World watches as Nigeria’s foreign currency woes scare multinationals

By our African Marketing Confederation News Team | 2024

At least four global conglomerates have announced they are exiting the country. There are concerns that more may follow.

In Nigeria, Africa’s most populous nation and potentially one of its strongest economies, alarm bells are continuing to ring as big multinationals either exit the country or pare back their operations to an import-only business model.

Lagos, Nigeria. Photo by David Iloba from Pexels


A report published last week by financial news agency Bloomberg – and widely reported around the world – notes that at least four global conglomerates have recently announced they are exiting the country. They are Procter & Gamble (commonly known as P&G), GSK, Bayer and Sanofi. 


Other multinationals that have stayed are struggling along with the economy. Among them are Unilever and Nestlé. 


“At the heart of the exodus is a scarcity of the dollars international businesses need to repatriate earnings,” the Bloomberg report states. 


“The central bank has devalued the naira twice in the past eight months and is still struggling to clear a backlog of demand for greenbacks companies require to pay debts and import raw materials. A near complete absence of a reliable electricity supply and congestion at Nigeria’s ports are compounding the malaise.” 


There may be more closures 


Bloomberg quotes Segun Ajayi-Kadir, Director-General of The Manufacturers Association of Nigeria advocacy group, as saying: “If the current situation doesn’t improve, certainly we’ll have more closures. 


“It’s news because it’s P&G. It’s news because it’s GSK. It’s news because they have been in the country for a long time – but there are others that have died quietly.” 


According to Bloomberg, Cadbury Nigeria has had to convert loans from its UK parent into equity because it couldn’t find the foreign currency to repay them. PZ Cussons, a UK-based maker of soap and other personal care products that counts Nigeria as its biggest market, this month slashed its profit expectations for the group. 


Tielman Nieuwoudt, an emerging markets expert and occasional contributor to Strategic Marketing for Africa, the magazine of the African Marketing Confederation, says the scarcity of foreign currency within the Nigerian economy has made it challenging for companies to import raw materials and repatriate profits, severely affecting their operations and financial viability.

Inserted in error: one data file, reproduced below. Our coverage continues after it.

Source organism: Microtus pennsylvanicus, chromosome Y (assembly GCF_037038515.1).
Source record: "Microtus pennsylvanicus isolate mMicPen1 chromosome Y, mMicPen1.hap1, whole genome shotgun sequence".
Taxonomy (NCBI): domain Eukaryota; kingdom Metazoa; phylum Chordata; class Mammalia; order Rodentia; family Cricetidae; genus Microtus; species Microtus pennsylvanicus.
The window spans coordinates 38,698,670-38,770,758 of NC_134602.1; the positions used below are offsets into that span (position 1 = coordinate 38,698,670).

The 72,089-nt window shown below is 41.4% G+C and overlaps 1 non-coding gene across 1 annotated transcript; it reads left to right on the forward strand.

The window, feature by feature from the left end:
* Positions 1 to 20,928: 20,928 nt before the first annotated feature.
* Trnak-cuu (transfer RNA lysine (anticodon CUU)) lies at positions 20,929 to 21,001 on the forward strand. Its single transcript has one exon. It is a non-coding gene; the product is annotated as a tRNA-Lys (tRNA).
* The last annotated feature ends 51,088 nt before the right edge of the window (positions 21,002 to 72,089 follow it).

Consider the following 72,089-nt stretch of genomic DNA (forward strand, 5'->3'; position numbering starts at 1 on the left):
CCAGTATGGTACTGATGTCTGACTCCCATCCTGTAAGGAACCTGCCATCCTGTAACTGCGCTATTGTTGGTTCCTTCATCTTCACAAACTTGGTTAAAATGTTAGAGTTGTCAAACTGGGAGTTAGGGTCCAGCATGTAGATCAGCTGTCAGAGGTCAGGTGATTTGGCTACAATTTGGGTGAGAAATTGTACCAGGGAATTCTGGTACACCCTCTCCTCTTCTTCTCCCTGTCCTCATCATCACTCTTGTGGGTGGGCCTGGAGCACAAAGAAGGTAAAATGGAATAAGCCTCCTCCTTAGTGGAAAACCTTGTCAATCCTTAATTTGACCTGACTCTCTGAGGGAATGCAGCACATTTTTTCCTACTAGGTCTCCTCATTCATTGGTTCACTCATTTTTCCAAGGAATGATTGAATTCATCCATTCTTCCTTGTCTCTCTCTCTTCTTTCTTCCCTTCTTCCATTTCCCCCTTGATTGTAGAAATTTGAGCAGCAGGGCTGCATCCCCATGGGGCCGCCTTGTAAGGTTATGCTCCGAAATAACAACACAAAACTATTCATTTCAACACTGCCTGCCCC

“Airlines like United Airlines and Iberia have temporarily suspended flights to Nigeria due to difficulties in repatriating earnings, a consequence of the foreign exchange scarcity,” he notes in a social media post. 


“The automotive industry has also been hit, with car manufacturers halting assembly due to difficulties in sourcing foreign currency for parts imports.” 

Dr Kin Kariisa

Group CEO - Next Media

Dr. Kin Kariisa is an extraordinary force at the helm of Next Media Services, a conglomerate encompassing NBS TV, Nile Post, Sanyuka TV, Next Radio, Salam TV, Next Communication, Next Productions, and an array of other influential enterprises. His dynamic role as Chief Executive Officer exemplifies his unwavering commitment to shaping media, business, and community landscapes.
With an esteemed academic journey, Dr. Kariisa’s accolades include an Honorary PhD in exemplary community service from the United Graduate College inTexas, an MBA from United States International University in Nairobi, Kenya, a Master’s degree in Computer Engineering from Huazong University in China, and a Bachelor’s degree in Statistics from Makerere University.
Dr. Kariisa pursued PhD research in Computer Security and Identity Management at Security of Systems Group, Radboud University in Nijmegen, Netherlands. As a dynamic educator, he has shared his expertise as a lecturer of e-Government and Information Security at both Makerere University and Radboud University.

Dr Kin did his PhD research in Computer Security and Identity Management at Security of Systems Group, Radbond University in Nigmegen, Netherlands. He previously served as a lecturer of e-Government and Information Security at Makerere University in Kampala, Uganda and Radbond University in Netherlands.

Dr Kin did his postgraduate courses in Strategic Business Management, Strategic Leadership Communication and Strategies for Leading Successful Change Initiatives at Harvard University, Boston USA.

  • Other current and previous roles played by Dr Kin Kariisa:
  • Lecturer of e-Government and Information Security to graduate students at Makerere University, Kampala and Radbond University in the Netherlands
  • Director of Eco Bank Uganda Limited, one of the largest banks in Africa
  • Chairman of the National Association of Broadcasters, an umbrella industry association for all Television, Radio and online broadcasters in Uganda.
  • Chairman of Board of Directors of Nile Hotel International, that owns the leading hotel in Uganda, Kampala Serena Hotel.
  • Chairman of Board of Directors of Soliton Telmec Uganda, the leading telecom company in Optic fibre business managing over 80% of optic fibre in Uganda.